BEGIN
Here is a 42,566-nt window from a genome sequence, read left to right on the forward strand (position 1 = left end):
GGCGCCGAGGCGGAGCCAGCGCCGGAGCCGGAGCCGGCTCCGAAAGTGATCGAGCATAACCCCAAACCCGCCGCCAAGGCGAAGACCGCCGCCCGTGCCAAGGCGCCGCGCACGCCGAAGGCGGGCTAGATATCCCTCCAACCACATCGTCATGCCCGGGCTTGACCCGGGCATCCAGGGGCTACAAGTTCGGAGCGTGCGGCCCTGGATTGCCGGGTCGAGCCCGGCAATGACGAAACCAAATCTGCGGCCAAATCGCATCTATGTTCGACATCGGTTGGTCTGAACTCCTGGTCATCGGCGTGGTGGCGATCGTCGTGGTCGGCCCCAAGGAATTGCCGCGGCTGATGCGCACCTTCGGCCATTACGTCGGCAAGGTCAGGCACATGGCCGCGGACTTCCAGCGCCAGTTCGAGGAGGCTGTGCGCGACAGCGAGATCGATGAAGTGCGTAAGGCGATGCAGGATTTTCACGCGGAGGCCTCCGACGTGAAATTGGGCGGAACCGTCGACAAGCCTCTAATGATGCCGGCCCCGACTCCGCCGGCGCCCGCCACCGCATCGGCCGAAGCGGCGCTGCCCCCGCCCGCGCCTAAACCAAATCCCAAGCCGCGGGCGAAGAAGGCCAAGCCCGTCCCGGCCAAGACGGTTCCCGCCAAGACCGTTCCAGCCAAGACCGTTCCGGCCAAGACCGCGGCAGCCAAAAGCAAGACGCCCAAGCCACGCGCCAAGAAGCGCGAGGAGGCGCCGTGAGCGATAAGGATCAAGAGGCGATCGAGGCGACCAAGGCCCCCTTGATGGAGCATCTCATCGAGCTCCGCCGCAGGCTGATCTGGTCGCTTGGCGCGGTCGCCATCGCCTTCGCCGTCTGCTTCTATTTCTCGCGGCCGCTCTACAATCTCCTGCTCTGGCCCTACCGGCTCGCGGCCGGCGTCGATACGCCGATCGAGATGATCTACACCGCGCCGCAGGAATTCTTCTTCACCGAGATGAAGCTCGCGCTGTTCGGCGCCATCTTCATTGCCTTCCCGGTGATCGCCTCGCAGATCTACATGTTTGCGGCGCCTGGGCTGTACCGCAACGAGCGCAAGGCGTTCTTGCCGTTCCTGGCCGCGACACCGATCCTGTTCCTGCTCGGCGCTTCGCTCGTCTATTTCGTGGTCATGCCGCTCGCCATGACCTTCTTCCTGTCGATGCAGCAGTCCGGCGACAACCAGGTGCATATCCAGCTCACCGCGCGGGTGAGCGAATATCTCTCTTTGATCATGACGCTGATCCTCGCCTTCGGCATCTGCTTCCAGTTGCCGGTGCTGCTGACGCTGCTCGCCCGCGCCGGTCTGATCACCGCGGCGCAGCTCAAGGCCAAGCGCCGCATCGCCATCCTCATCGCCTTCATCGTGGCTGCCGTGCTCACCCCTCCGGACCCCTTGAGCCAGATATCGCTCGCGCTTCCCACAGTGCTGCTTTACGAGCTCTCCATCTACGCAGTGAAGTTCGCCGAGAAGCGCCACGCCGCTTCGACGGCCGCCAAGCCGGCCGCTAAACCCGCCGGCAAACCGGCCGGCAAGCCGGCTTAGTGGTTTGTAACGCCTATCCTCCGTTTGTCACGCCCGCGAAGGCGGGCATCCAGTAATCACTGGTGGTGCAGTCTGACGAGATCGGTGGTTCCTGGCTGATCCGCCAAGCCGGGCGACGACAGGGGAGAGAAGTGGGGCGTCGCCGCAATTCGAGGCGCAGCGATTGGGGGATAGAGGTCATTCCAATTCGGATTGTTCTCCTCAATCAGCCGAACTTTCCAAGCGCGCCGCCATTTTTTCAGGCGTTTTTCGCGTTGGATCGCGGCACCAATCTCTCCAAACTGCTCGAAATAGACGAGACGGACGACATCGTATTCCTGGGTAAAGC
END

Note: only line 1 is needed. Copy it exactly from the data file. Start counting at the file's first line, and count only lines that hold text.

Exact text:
Here is a 42,566-nt window from a genome sequence, read left to right on the forward strand (position 1 = left end):